Another method used by companies to increase credibility is to have the product endorsed by an expert with appropriate education and knowledge on a given subject. This source will be more successful in changing audience opinions. Specialized sources of information are often perceived as expert sources, and are successful due to the fact that messages are aimed at selected audiences, for example the use of sports professionals as promoters for brands.


The credibility of a source is also a function of its perceived status or prestige. The higher the perceived status of a source, the more persuasive it will be. If a receiver likes a source, it will be more persuasive. It is clear that age, sex, dress, mannerisms, accent and voice inflection all affect source credibility and subtly influence the way an audience judges a communicator and his/her message.


A source high in credibility can change the opinion of receivers, but available evidence suggests that this influence disperses in a short time after the message is received. It has also been observed that where an audience initially receives a message from a low-credibility source, their opinion change increases over time in the direction promoted by the source. This is referred to as the sleeper effect. Another aspect of this is that when a high-credibility source is reinstated, for example by a repeat advertisement, it has been found that audience agreement with the source is higher after a period of time than if the source had not been reinstated. For a low-credibility source, reinstatement results in less agreement with the source than with no reinstatement, and it is said that under these circumstances reinstatement negates the ‗sleeper effect‘.

Electing the communication channels


The communicator must select efficient channels of communication to carry the message. Communication channels are of two broad types, personal and non-personal.


Personal communication channels


Personal communication channels involve two or more persons communicating directly with each other. The might communicate face to face, person to audience, over the telephone, or through mail.


Personal communication channels are further divided into:


Advocate channels consists of company salespeople who contact buyers in the target market. Dalmia Consumer Care has assembled a team of rural sales promotion (RSPs) to promote their non-tobacco bidi brand Vardaan in rural areas. In addition to performing their routine sales jobs, the RSPs also target consumers directly at haats.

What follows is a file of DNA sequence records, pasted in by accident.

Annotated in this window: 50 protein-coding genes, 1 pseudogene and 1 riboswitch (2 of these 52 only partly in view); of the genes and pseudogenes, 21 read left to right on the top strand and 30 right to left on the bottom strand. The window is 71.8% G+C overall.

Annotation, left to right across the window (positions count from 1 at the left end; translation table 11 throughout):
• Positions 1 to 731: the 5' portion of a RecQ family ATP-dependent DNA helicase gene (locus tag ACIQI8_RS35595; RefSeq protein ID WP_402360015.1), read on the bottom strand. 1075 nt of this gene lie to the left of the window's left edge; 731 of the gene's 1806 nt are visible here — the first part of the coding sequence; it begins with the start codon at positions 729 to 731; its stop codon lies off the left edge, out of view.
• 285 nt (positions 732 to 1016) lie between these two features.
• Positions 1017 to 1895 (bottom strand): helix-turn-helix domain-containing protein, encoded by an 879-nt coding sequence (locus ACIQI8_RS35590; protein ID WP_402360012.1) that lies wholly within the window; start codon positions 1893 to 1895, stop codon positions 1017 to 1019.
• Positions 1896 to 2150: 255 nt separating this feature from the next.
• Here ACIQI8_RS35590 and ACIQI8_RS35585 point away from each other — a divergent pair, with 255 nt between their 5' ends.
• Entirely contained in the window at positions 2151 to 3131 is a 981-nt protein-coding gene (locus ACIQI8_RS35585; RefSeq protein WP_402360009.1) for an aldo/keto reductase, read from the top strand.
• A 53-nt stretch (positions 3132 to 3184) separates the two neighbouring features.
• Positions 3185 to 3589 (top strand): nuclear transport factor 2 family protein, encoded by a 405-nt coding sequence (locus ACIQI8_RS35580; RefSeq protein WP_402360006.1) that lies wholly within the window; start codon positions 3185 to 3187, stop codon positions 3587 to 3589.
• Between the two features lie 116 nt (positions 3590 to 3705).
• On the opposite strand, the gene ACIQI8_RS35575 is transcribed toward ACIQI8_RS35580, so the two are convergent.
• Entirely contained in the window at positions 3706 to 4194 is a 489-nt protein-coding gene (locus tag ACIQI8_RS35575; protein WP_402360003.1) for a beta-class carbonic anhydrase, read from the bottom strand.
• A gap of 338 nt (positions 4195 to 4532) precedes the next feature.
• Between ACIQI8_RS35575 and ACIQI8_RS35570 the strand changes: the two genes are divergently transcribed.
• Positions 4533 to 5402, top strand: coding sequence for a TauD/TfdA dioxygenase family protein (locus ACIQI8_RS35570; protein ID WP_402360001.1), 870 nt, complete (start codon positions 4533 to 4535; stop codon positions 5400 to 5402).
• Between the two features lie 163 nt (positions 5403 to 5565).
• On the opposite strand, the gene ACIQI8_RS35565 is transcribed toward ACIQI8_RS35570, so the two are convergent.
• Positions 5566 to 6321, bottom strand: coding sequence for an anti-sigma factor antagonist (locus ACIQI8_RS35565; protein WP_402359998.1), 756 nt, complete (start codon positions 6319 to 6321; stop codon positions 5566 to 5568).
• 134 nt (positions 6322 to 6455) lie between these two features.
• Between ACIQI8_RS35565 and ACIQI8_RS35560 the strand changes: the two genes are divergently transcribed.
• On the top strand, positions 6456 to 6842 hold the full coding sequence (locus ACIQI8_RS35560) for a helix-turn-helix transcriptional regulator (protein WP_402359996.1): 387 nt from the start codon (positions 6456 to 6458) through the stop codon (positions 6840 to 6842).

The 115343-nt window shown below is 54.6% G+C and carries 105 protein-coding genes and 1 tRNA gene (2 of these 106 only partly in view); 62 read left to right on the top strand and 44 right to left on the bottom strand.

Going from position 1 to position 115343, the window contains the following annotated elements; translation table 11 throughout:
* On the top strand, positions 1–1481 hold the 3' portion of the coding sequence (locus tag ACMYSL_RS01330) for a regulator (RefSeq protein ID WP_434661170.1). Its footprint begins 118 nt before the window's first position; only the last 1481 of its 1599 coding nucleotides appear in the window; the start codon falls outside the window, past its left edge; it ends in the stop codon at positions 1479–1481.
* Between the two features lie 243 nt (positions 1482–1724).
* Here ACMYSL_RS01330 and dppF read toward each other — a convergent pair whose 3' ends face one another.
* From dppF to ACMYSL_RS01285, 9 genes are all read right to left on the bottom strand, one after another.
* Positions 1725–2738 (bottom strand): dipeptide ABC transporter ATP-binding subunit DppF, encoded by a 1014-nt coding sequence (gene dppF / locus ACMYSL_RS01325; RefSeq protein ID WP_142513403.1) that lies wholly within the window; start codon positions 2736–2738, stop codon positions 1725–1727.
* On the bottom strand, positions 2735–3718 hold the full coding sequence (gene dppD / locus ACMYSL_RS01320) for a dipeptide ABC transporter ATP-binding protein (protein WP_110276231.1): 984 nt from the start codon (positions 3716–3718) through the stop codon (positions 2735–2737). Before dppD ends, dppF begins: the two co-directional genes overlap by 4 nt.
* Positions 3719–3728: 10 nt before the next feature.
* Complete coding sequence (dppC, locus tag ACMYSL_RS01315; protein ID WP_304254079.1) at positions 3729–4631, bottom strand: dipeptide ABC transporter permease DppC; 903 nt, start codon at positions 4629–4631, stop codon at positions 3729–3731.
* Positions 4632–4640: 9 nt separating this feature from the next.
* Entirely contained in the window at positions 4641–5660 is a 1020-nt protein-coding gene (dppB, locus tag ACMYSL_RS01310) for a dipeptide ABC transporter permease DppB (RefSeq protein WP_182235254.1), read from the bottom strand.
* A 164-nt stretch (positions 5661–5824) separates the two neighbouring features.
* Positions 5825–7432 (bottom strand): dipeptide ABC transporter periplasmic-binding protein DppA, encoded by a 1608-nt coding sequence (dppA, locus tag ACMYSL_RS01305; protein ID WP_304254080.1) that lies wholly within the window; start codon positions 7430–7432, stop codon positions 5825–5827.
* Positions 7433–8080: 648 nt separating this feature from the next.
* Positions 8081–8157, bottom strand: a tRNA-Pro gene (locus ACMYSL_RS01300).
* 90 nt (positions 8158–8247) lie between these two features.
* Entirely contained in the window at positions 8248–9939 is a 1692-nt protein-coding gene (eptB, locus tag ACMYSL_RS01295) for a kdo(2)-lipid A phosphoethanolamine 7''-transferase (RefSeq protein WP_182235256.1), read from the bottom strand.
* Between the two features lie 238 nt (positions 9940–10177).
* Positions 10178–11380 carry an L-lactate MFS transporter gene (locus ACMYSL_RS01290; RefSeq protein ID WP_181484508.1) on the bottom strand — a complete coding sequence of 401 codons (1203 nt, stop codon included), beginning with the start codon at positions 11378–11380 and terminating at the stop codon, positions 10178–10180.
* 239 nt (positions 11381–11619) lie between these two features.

Expert channels consist of independent experts who make statements to target buyers. Marketers of building/construction products like cement and GC sheets target masons to promote their brands. Expert communication channels command more credibility in rural as they are considered insiders and posses the required technical knowledge.


Social channels consist of neighbours, friends, family members and associates who talks to target buyers. In the rural context, the social channel is the first channel to which potential consumers automatically turn, before they solicit views and opinions from the outside world.


Non-personal communication channels


Non-personal communication channels carry messages without personal contact or interaction. They include the mass media, atmosphere and events.


The mass media consist of the print media (newspapers, magazines, direct mail), the broadcast media (radio, television), the electronic media (audio tape, videotape) and the display media (billboards, signs, posters). Most non-personal messages come through paid media.


Deciding the Promotion Mix


Companies face the task of distributing the total promotional budget over the five promotional tools




Sales promotion Direct marketing Public relations


Salesforce (personal selling)


Each promotional tool has its own unique characteristics and costs. Marketers have to understand these characteristics in order to select the most appropriate and useful tool.


Creating advertisement for rural Audiences


Communication experts need to keep the following factors in mind when creating advertisements for rural audiences.


Understand the mindset of potential customers, including their hopes, fears, aspirations and apprehensions conducting qualitative study (Focus group discussion) among the target audience would help in better understanding of the consumer mindset.

 Pick up ‗gems‘ in the form of idioms, expressions, words, etc. in relation to the product category for later use in the creative.

 Tricky, clever, gimmicky, or even suggestive advertising does not work with rural audiences. 'Flicks‘ using very expensive computer graphics without any human presence go over the heads of rural audiences.

 Combining education with ‗entertainment‘ is a good route to take when targeting rural audiences. Using locally popular flim stars or even featuring religious events (melas) popular in the region, helps strike a chord with rural audiences.

 'Quickies‘ (short television commercials) do not register well with rural audiences. Advertising agencies need to provide for ample time and space to communicate a message properly and effectively to the intended audience. This is seen for instance, in the popularity of the two-minute theatre commercials screened in rural cinemas.